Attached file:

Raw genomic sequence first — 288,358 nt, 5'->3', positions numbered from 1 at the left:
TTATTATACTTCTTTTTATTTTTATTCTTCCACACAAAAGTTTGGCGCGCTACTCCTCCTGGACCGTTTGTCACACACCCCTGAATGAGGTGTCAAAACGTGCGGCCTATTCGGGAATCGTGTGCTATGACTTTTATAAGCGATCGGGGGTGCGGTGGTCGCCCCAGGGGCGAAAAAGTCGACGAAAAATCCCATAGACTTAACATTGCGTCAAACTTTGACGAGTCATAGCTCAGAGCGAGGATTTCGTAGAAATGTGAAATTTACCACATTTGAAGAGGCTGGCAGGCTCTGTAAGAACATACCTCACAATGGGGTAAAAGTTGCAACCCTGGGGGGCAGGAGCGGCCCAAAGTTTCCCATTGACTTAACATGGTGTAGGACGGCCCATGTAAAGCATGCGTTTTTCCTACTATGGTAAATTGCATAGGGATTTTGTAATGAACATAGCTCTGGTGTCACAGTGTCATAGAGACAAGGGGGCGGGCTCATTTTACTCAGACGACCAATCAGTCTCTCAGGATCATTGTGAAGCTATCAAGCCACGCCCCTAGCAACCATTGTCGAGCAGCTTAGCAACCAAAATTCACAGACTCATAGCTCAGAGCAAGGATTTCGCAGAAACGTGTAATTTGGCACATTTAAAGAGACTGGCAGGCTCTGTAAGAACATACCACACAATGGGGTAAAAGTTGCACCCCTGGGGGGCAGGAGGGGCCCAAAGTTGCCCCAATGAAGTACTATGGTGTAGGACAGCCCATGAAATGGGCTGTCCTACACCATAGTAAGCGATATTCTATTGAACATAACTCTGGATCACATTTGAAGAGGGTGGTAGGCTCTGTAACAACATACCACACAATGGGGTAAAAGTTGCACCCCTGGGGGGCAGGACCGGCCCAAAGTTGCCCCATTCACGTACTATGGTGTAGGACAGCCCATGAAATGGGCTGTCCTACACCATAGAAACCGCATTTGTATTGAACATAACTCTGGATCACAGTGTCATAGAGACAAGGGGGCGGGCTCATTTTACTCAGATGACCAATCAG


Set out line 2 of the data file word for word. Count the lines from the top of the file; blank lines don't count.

TTATTATACTTCTTTTTATTTTTATTCTTCCACACAAAAGTTTGGCGCGCTACTCCTCCTGGACCGTTTGTCACACACCCCTGAATGAGGTGTCAAAACGTGCGGCCTATTCGGGAATCGTGTGCTATGACTTTTATAAGCGATCGGGGGTGCGGTGGTCGCCCCAGGGGCGAAAAAGTCGACGAAAAATCCCATAGACTTAACATTGCGTCAAACTTTGACGAGTCATAGCTCAGAGCGAGGATTTCGTAGAAATGTGAAATTTACCACATTTGAAGAGGCTGGCAGGCTCTGTAAGAACATACCTCACAATGGGGTAAAAGTTGCAACCCTGGGGGGCAGGAGCGGCCCAAAGTTTCCCATTGACTTAACATGGTGTAGGACGGCCCATGTAAAGCATGCGTTTTTCCTACTATGGTAAATTGCATAGGGATTTTGTAATGAACATAGCTCTGGTGTCACAGTGTCATAGAGACAAGGGGGCGGGCTCATTTTACTCAGACGACCAATCAGTCTCTCAGGATCATTGTGAAGCTATCAAGCCACGCCCCTAGCAACCATTGTCGAGCAGCTTAGCAACCAAAATTCACAGACTCATAGCTCAGAGCAAGGATTTCGCAGAAACGTGTAATTTGGCACATTTAAAGAGACTGGCAGGCTCTGTAAGAACATACCACACAATGGGGTAAAAGTTGCACCCCTGGGGGGCAGGAGGGGCCCAAAGTTGCCCCAATGAAGTACTATGGTGTAGGACAGCCCATGAAATGGGCTGTCCTACACCATAGTAAGCGATATTCTATTGAACATAACTCTGGATCACATTTGAAGAGGGTGGTAGGCTCTGTAACAACATACCACACAATGGGGTAAAAGTTGCACCCCTGGGGGGCAGGACCGGCCCAAAGTTGCCCCATTCACGTACTATGGTGTAGGACAGCCCATGAAATGGGCTGTCCTACACCATAGAAACCGCATTTGTATTGAACATAACTCTGGATCACAGTGTCATAGAGACAAGGGGGCGGGCTCATTTTACTCAGATGACCAATCAG